Few concepts are more basic to Christianity-or more important to a Christian's personal and spiritual well-being-than forgiveness. Yet in an age in which it has become fashionable to "forgive yourself" rather than to forgive others, can our modern ways of understanding guilt, blame, mercy, and justice be reconciled with Jesus' teaching?
Pastor John MacArthur begins The Freedom and Power of Forgiveness by examining the doctrine of the atonement, the basis for any teaching on forgiveness. He then answers some common questions about forgiveness, such as: Why are we supposed to seek God's forgiveness if he has already justified us? How should we handle repeat offenses against us? When is restitution appropriate? MacArthur then presents potent, relevant biblical principles of forgiveness.
“Whenever possible, especially if the offense is petty or unintentional, it is best to forgive unilaterally.” (Page 123)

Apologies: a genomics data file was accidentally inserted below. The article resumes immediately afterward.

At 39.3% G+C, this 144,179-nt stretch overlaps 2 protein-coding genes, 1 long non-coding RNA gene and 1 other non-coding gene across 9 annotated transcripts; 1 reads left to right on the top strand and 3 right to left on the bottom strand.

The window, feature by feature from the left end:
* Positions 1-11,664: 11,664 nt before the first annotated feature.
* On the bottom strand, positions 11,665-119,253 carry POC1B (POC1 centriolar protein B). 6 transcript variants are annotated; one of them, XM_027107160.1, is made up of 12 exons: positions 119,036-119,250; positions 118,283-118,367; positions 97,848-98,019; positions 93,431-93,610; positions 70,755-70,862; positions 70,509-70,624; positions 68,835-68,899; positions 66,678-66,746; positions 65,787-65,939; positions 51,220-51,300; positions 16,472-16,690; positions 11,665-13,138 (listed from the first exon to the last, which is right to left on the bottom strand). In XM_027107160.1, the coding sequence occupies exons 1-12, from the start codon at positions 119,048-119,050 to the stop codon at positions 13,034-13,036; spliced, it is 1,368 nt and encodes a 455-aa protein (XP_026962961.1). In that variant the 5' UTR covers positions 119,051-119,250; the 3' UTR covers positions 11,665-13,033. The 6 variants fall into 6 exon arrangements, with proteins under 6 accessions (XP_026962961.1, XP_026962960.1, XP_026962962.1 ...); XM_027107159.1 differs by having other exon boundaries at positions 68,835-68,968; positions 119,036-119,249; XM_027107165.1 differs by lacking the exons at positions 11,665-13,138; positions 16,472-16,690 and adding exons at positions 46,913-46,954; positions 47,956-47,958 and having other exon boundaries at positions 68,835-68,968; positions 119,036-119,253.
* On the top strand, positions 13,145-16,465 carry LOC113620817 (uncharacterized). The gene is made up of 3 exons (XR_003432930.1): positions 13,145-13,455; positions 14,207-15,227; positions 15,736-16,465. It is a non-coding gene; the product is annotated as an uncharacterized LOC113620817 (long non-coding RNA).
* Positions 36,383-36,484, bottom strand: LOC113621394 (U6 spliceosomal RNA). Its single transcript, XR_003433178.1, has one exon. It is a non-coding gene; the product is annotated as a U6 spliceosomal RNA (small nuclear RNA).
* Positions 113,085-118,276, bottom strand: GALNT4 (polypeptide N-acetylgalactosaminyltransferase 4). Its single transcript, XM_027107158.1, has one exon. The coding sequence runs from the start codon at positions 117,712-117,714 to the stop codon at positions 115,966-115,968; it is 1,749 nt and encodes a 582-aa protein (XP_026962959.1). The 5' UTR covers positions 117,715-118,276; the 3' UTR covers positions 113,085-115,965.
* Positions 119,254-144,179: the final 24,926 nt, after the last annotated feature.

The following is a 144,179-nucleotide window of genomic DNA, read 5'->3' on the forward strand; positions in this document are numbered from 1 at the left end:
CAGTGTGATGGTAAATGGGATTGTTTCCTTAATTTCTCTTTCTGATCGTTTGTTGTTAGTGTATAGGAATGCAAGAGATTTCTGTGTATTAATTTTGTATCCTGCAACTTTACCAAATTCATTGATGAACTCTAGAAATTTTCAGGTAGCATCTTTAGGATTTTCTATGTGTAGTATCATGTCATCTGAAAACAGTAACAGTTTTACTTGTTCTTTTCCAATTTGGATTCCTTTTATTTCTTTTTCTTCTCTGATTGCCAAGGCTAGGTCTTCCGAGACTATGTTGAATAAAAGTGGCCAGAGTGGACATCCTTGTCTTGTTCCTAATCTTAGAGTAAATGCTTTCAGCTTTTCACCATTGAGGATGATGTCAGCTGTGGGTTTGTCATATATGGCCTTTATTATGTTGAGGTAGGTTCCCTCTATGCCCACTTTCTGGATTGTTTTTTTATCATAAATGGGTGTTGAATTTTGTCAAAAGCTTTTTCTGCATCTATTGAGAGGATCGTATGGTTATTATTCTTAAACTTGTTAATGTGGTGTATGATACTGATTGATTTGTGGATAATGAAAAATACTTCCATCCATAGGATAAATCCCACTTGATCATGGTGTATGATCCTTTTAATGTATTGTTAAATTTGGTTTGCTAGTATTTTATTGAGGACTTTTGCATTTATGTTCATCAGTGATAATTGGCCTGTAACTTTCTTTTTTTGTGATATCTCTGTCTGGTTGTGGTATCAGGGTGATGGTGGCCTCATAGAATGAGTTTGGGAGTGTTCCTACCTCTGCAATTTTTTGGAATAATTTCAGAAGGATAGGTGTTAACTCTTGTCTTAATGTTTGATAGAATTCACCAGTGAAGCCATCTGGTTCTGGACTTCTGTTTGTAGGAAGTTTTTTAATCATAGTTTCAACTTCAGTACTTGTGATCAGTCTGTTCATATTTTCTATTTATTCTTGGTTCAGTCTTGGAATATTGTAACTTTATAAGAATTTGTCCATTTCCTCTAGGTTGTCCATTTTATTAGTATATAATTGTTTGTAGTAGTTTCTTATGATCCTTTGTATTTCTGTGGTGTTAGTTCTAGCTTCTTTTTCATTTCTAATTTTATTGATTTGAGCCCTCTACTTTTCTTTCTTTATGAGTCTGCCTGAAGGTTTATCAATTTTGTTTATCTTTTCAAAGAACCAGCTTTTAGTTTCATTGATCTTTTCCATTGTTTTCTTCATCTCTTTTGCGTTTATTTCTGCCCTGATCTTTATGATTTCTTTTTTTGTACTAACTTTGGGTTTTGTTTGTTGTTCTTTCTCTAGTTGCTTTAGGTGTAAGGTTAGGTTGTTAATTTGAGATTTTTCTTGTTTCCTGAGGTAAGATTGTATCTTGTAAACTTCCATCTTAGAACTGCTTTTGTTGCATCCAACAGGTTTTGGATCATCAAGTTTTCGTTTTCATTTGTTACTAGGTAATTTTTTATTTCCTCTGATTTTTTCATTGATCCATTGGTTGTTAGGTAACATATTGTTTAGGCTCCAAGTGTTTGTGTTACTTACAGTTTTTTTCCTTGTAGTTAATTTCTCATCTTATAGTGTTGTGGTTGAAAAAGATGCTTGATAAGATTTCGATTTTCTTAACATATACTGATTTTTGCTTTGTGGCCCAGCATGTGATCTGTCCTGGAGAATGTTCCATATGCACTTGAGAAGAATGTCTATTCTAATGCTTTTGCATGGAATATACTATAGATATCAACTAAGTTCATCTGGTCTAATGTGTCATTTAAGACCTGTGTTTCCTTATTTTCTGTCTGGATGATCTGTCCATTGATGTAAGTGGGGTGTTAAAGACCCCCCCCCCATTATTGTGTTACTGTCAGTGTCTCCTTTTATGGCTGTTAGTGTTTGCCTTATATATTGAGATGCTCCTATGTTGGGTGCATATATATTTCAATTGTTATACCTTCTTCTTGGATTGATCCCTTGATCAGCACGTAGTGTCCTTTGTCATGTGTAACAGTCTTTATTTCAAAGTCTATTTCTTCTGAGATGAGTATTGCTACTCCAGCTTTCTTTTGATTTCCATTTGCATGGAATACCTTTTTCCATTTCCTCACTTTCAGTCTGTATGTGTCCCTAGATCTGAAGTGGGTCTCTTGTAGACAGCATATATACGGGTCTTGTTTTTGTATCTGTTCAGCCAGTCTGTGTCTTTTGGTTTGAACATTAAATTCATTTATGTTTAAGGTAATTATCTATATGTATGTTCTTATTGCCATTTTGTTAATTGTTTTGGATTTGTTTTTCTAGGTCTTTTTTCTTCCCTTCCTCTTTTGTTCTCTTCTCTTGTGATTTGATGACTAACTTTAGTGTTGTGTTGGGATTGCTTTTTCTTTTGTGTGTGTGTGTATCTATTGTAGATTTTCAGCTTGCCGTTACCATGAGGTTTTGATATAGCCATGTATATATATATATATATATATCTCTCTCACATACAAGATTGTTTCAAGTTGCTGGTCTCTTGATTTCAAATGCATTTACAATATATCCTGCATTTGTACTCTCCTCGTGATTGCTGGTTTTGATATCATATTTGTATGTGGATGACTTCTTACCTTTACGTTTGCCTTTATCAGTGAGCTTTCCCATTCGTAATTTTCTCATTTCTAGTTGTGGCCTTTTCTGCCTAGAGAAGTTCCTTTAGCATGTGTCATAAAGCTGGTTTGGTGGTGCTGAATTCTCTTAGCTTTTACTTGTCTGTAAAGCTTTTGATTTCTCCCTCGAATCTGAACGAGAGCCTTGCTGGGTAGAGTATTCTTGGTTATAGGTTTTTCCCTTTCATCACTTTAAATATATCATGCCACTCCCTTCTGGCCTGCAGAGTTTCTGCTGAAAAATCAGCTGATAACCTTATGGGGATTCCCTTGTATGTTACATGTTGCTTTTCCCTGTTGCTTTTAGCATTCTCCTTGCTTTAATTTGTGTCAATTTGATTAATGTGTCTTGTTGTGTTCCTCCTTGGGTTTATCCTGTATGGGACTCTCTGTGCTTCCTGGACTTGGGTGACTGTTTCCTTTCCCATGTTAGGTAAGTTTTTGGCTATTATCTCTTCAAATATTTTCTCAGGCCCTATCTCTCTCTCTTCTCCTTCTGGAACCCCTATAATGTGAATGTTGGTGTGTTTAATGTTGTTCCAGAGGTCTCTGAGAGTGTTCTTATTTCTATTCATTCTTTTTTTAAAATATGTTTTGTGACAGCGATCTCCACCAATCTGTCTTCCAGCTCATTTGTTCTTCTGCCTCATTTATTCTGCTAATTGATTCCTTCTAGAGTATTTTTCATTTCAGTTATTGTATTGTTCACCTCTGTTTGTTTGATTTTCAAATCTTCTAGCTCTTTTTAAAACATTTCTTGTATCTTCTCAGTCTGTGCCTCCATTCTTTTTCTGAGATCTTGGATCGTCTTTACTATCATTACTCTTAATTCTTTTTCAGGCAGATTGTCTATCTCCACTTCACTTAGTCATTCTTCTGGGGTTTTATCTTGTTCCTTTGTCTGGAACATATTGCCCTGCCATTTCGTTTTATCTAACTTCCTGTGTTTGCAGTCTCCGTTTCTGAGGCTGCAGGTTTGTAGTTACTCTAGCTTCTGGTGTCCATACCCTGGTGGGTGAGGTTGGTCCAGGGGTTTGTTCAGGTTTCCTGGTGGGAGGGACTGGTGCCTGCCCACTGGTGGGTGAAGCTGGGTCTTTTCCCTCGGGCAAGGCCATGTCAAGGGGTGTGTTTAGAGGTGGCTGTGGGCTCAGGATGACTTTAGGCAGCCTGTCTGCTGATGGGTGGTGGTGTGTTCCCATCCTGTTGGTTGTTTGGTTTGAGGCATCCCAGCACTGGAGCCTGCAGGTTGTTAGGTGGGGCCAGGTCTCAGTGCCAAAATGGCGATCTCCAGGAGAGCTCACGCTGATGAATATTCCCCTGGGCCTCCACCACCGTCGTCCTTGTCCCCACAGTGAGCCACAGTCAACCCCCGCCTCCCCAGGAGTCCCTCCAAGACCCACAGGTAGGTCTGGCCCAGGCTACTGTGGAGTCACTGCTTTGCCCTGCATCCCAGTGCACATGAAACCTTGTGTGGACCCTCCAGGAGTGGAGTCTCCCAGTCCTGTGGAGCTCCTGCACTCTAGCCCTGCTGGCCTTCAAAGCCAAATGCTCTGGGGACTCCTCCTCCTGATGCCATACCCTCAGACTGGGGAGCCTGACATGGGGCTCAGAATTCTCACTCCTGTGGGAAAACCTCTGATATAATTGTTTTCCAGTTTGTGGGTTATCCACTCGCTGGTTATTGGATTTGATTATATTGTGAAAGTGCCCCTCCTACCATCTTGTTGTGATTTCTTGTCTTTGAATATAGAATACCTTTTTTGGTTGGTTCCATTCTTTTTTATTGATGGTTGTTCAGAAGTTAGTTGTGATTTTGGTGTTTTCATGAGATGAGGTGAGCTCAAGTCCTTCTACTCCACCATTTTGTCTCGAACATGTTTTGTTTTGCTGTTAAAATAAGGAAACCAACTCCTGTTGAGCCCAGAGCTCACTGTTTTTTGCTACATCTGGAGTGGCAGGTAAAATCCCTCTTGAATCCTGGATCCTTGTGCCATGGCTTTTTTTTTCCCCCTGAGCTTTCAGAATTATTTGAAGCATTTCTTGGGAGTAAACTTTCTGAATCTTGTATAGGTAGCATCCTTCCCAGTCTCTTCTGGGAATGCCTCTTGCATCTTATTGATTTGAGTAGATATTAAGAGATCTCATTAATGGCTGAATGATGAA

“The emphasis is on forgiving freely, generously, willingly, eagerly, speedily—and from the heart. The attitude of the forgiver is where the focus of Scripture lies, not the terms of forgiveness.” (Pages 118–119)
“Any time an offense results in a broken relationship, formal forgiveness is an essential step toward reconciliation.” (Page 132)
“When a sin is scandalous or otherwise potentially damaging to the body of Christ, confrontation is essential.” (Page 130)
“If you observe a serious offense that is a sin against someone other than you, confront the offender. Justice” (Page 128)
John MacArthur leaves no room for an easy-believism faith that side-steps the practical outworking of foundational Christian truths. Masterfully and incisively, he grapples with the issues of forgiveness and church discipline.